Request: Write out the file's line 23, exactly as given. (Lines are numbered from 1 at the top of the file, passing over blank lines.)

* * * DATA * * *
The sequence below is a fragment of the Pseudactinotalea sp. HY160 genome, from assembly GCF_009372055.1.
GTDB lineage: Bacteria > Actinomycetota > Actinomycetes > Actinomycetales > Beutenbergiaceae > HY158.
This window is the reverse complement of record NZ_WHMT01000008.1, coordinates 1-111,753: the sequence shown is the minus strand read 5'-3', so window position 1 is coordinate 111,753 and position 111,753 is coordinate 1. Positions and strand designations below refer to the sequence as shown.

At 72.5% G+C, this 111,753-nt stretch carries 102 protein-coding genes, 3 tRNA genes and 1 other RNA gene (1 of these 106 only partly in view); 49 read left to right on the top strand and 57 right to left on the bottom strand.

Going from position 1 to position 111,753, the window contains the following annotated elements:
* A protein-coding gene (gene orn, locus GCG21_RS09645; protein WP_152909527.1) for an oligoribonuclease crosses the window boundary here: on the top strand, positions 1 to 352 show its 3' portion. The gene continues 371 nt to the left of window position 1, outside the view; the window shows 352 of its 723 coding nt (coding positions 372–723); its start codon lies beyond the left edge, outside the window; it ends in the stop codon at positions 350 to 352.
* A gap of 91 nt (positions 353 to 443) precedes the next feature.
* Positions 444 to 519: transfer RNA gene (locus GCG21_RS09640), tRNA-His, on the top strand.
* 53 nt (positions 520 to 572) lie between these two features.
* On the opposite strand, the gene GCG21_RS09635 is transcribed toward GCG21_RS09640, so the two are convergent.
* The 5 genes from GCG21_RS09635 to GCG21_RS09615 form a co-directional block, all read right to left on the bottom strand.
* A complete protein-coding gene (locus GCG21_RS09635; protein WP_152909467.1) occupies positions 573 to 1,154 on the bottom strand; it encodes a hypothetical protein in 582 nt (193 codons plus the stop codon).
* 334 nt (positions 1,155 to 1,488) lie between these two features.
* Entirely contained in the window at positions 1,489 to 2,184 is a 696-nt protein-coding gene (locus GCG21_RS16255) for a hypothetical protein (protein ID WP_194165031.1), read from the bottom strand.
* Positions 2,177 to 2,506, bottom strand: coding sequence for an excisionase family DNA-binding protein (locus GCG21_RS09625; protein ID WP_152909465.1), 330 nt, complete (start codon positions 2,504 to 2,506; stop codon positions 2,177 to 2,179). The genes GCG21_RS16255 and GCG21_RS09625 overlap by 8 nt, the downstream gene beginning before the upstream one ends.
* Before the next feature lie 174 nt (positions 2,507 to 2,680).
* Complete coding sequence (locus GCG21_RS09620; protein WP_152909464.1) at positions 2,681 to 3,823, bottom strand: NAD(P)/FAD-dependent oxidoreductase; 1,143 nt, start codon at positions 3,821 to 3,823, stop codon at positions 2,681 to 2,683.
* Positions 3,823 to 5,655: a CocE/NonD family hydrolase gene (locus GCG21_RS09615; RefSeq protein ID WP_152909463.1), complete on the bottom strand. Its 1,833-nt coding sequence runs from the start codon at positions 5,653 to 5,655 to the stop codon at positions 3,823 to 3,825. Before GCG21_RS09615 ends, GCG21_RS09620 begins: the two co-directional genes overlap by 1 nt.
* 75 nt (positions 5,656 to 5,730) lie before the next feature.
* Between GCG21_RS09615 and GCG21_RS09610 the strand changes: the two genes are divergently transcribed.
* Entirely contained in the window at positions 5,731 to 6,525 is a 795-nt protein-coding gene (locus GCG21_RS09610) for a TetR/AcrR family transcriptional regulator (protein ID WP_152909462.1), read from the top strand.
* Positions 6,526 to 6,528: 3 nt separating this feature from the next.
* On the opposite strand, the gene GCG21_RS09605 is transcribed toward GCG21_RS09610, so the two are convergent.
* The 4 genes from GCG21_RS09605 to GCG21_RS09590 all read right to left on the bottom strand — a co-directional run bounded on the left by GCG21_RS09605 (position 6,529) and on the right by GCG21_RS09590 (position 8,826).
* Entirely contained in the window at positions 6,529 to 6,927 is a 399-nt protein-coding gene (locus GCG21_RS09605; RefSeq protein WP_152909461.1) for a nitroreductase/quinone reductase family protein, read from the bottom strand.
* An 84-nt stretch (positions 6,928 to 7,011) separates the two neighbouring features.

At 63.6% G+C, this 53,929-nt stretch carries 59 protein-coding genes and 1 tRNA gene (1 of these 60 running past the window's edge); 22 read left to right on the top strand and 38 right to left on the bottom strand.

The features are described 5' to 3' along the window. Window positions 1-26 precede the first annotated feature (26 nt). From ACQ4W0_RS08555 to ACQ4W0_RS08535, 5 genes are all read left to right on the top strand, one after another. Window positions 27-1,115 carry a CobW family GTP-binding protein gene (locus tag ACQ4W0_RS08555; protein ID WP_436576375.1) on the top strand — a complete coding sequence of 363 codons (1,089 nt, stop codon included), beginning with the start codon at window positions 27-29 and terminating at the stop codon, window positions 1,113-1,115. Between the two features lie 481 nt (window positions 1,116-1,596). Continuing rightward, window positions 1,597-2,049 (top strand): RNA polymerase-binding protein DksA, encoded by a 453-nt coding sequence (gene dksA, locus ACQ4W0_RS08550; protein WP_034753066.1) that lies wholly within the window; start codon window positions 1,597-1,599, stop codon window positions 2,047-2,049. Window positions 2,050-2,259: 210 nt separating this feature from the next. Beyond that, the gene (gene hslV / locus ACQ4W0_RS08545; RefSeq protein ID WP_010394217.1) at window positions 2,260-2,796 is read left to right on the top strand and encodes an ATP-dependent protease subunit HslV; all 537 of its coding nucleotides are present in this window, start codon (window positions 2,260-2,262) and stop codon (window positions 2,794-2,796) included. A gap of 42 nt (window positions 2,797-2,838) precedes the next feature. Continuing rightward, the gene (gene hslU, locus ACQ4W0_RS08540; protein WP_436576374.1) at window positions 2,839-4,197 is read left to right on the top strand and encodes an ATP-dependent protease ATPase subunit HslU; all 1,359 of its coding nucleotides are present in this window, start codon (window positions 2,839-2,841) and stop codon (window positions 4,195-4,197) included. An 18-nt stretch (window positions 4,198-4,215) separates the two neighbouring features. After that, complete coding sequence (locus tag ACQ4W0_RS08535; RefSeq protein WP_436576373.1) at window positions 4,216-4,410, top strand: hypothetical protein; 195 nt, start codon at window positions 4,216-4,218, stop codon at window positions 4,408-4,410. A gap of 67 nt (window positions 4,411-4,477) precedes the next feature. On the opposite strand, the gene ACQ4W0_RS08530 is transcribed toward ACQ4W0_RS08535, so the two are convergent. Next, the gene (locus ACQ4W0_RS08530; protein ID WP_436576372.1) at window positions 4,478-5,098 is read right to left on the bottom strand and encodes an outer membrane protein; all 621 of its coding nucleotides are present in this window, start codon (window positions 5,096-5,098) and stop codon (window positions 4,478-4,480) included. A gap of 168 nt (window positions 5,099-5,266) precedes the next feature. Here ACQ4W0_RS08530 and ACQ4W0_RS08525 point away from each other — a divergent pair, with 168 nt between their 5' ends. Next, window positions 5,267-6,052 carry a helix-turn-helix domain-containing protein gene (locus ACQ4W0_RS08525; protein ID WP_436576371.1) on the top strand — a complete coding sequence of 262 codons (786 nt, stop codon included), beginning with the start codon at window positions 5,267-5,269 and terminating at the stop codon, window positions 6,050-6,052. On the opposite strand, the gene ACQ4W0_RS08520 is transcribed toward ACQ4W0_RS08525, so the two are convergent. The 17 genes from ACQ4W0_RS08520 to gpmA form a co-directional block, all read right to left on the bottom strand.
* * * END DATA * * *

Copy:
* On the opposite strand, the gene GCG21_RS09605 is transcribed toward GCG21_RS09610, so the two are convergent.